<< Prev | - Up - | Next >> |

The naive way of solving combinatorial problems can be paraphrased as `generate and test': In a first step one enumerates all combinations from which one selects all solutions in the second step. In most cases however, `generate and test' is simply not feasible. This is obvious if the set of combinations is infinite. But even if it is finite then it is usually very large, i.e. exponentially large in size of the problem description. In this case, the generation step runs into a combinatorial explosion (from which it usually returns only several billions of years later).

A typical example is a constraint satisfaction problem: it consists of variables `V1,...,Vn`

which respectively take values from finite domains `D1,...,Dn`

, where `Di`

is a finite set of values such as an interval of integers. The problem is to find assignments of values to the variables such that a constraint `C(V1,...,Vn)`

is satisfied.

Let's consider the following example of 15 variables `V1,...,V15`

, all taking values in the domain `{1,...,15}`

and for which we want to find all solutions that satisfy the constraints:

`V1 < V2`

V2 < V3

...

V14 < V15

Clearly, there is only 1 solution to this problem, namely:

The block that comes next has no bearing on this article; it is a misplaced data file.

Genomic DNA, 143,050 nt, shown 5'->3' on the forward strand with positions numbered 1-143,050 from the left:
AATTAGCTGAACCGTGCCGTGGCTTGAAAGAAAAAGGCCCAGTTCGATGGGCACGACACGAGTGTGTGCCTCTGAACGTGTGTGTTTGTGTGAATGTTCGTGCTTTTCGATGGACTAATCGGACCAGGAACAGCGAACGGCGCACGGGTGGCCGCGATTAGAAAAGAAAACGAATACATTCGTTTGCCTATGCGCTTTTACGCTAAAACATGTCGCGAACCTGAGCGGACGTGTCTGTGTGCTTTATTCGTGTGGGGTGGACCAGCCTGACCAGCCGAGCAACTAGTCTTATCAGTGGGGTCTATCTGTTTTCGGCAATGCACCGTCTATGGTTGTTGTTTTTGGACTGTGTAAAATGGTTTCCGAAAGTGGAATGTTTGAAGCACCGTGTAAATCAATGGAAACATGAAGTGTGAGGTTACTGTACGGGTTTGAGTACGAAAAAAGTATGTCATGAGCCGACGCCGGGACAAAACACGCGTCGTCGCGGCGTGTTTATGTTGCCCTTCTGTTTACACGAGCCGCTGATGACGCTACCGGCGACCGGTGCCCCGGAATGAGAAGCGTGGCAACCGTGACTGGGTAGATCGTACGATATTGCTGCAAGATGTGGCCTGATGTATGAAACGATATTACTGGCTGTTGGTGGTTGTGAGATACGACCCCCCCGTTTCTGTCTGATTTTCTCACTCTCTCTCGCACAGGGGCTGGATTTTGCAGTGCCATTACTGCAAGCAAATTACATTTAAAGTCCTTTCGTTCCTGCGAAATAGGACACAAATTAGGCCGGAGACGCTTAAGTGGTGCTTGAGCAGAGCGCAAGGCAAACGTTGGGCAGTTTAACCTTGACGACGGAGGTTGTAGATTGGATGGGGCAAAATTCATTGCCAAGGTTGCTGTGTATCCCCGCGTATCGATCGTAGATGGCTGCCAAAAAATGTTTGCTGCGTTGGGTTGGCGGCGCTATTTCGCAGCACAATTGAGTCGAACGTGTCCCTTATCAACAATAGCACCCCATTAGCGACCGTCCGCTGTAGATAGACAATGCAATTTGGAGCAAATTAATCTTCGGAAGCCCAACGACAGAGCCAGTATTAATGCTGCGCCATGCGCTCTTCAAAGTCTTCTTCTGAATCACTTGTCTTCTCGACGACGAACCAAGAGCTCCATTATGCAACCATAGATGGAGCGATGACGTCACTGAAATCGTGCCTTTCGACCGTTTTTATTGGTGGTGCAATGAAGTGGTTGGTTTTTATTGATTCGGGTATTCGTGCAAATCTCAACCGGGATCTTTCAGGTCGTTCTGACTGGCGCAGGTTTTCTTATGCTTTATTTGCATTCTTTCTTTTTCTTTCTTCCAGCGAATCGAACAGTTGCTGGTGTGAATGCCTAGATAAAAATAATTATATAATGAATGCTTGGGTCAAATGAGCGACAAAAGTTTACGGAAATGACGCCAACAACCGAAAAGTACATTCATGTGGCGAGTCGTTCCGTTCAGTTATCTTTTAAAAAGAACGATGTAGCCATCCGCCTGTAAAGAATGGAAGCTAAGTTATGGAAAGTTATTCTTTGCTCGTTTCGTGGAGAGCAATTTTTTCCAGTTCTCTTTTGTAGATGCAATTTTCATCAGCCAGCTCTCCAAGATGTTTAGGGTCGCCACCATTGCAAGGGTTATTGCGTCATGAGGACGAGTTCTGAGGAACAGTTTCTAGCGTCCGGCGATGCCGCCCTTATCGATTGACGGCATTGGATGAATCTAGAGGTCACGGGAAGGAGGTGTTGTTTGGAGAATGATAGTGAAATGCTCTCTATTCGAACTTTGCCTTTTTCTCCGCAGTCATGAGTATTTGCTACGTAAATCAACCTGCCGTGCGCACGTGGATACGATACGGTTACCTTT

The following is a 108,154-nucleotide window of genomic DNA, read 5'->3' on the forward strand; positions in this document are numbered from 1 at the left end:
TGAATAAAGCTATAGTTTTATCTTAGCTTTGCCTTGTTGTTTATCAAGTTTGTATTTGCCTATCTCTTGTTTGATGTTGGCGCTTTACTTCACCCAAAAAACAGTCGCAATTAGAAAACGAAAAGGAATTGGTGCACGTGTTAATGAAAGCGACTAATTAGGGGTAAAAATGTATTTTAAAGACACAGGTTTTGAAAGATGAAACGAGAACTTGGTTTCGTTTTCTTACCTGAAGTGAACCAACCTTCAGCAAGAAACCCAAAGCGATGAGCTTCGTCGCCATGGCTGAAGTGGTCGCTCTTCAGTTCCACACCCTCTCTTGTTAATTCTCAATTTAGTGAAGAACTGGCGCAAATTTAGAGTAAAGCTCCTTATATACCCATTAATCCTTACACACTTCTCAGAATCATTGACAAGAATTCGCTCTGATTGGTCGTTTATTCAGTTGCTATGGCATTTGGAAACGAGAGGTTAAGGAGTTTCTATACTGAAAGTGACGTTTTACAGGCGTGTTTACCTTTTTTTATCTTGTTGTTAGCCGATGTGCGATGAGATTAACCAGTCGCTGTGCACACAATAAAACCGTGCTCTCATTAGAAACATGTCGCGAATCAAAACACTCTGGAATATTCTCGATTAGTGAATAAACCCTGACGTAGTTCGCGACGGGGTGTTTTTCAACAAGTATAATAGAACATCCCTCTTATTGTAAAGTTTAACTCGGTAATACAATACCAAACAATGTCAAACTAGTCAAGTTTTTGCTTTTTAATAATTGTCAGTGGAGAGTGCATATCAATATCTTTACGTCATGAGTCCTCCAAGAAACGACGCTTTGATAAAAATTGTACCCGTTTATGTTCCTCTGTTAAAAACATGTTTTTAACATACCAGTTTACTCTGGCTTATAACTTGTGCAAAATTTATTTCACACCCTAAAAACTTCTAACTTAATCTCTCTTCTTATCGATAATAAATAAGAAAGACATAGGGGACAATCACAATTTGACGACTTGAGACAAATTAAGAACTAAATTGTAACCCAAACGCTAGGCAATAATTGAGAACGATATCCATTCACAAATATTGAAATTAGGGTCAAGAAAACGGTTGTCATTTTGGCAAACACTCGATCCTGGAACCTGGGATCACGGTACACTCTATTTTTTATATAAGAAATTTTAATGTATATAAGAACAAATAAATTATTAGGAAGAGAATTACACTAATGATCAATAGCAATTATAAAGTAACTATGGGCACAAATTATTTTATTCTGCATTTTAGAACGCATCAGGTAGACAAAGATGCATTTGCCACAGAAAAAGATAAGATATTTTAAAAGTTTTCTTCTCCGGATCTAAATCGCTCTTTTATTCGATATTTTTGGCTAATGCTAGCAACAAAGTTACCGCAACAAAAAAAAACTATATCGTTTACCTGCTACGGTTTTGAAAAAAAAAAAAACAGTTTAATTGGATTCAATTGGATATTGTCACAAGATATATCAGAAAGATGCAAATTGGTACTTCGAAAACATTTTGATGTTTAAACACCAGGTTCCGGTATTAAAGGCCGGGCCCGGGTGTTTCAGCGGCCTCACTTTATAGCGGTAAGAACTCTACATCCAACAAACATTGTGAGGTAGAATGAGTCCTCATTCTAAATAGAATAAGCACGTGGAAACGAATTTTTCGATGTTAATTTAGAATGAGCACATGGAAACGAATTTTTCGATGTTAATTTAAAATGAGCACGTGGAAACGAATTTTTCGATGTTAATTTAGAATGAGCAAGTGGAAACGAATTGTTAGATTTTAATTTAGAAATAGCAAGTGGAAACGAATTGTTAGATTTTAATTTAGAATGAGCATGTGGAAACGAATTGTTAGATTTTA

`V1=1, V2=2, ... , V15=15`

Let's see how various general problem solving techniques perform on this example.

We can enumerate the possible assignments by picking a non-assigned variable, non-deterministically choosing a value in its domain as its assignment, and repeating until all variables are assigned values. This process spawns a tree: each inner node of this tree corresponds to a non-deterministic choice of value to assign to a variable, and the leaves are all possible complete assignments.

The leaves which satisfy the problem's constraint are said to be solutions. Those which violate this constraint are said to be failures. We will often display a search tree graphically as shown below, where blue circles represents choice points, red squares failures, and green diamonds solutions. For convenience, a subtree whose leaves are all failures (resp. solutions) is usually abbreviated by a red (resp. green) triangle.

For our problem, there are 15 variables, each taking one of 15 possible values: this means there are 15^15 = 437.893.890.380.859.375 possible assignments. Let's be optimistic and suppose we have a fast computer able to check 10^9 assignments per second to decide whether each is a solution or a failure: checking all possibilities would still take approximately 14 years.

For a concrete example, let's consider only 6 variables `V1,...,V6`

taking values in `{1,...,6}`

and such that they must satisfy `V1 < ... < Vn`

. The generate and test method produces the following search tree with 93311 nodes:

<< Prev | - Up - | Next >> |

Denys Duchier, Claire Gardent and Joachim Niehren

Version 1.2.4 (20020829)